An outbreak of intestinal illness linked to eating salads from McDonald’s is widening.
A week after health officials first alerted the public, the count of cases tied to the cyclospora parasite has increased to 163 people, three of them hospitalized, and now includes residents from 10 states.
Health officials are investigating cyclospora illnesses associated with McDonald’s locations in nine states, including Illinois, Iowa, Kentucky, Minnesota, Missouri, Nebraska, Ohio, South Dakota and Wisconsin. A Florida resident also became ill after purchasing a salad while traveling in Kentucky.
The Food and Drug Administration is working with McDonald’s to identify the ingredients that may have made people sick and to "trace back those ingredients through the supply chain."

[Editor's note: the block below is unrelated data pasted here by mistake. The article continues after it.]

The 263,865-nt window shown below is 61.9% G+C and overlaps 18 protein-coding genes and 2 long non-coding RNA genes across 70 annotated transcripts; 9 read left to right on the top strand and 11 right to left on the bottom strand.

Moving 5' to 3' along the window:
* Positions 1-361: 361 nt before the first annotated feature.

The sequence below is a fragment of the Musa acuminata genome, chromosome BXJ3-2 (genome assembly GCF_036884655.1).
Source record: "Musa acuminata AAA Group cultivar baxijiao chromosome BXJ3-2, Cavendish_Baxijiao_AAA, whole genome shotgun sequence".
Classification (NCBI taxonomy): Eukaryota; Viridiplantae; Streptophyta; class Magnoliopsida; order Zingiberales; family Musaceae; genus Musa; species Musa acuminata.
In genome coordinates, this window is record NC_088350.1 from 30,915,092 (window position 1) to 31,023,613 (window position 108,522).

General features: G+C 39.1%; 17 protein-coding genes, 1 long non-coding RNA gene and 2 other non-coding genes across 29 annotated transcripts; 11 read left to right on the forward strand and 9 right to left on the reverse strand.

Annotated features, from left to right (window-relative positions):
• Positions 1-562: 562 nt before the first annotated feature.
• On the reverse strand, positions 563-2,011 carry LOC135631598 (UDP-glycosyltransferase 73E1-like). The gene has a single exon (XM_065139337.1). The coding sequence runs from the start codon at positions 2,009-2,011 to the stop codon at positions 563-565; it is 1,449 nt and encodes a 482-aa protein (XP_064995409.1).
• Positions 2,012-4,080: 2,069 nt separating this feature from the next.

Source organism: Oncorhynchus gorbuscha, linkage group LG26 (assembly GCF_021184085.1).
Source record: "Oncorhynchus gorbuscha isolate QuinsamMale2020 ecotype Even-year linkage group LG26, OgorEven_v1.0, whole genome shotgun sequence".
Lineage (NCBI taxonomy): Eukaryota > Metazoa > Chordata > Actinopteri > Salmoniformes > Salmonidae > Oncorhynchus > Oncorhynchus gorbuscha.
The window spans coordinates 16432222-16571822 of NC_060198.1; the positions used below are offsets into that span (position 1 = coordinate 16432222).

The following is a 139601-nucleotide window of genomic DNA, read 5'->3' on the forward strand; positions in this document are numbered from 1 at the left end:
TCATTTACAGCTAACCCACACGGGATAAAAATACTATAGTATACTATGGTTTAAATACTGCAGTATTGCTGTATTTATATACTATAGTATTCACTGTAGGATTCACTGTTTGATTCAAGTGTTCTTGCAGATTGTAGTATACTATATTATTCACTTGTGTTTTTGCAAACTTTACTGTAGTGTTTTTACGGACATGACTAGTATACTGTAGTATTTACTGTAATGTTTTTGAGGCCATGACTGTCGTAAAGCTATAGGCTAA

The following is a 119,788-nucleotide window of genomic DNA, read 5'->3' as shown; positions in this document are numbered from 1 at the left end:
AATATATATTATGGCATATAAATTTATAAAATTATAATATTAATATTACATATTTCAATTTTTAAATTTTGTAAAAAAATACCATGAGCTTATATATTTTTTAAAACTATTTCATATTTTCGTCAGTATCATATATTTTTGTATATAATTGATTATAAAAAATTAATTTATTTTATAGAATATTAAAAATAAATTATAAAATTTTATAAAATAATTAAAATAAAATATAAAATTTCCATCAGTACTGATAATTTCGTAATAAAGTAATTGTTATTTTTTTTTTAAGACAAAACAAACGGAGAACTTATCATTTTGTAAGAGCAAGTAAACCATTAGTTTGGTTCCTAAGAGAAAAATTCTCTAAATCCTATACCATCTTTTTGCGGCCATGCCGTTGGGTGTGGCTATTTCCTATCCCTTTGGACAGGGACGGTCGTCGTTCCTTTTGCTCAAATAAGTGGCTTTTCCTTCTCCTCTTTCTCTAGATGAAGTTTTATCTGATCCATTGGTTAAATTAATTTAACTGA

Transmitted in foods tainted by fecal matter, cyclospora can cause stomach cramps, nausea and flu-like symptoms a week or more after someone consumes food or liquid contaminated with the parasite.
The outbreak, first reported in Illinois and Iowa, prompted the fast-food chain to temporarily stop selling salads at the restaurants identified as possible sites of contamination. The company also said it was switching lettuce suppliers.
As of July 13, McDonald’s had decided to stop selling salads at restaurants in 14 states, according to the FDA. They are Illinois, Indiana, Iowa, Michigan, Missouri, Minnesota, Nebraska, Ohio, North Dakota, South Dakota, Montana, Kentucky, West Virginia and Wisconsin.
"The additional states identified by the FDA and CDC (Centers for Disease Control and Prevention) are among the same states where a week ago we proactively decided to remove our lettuce blend in impacted restaurants and replace it through a different supplier," McDonald’s said Friday in a statement.
Separately, the CDC says 78 people in four states — Iowa, Michigan, Minnesota and Wisconsin — have been sickened by cyclospora linked to now-recalled Del Monte Fresh Produce vegetable trays.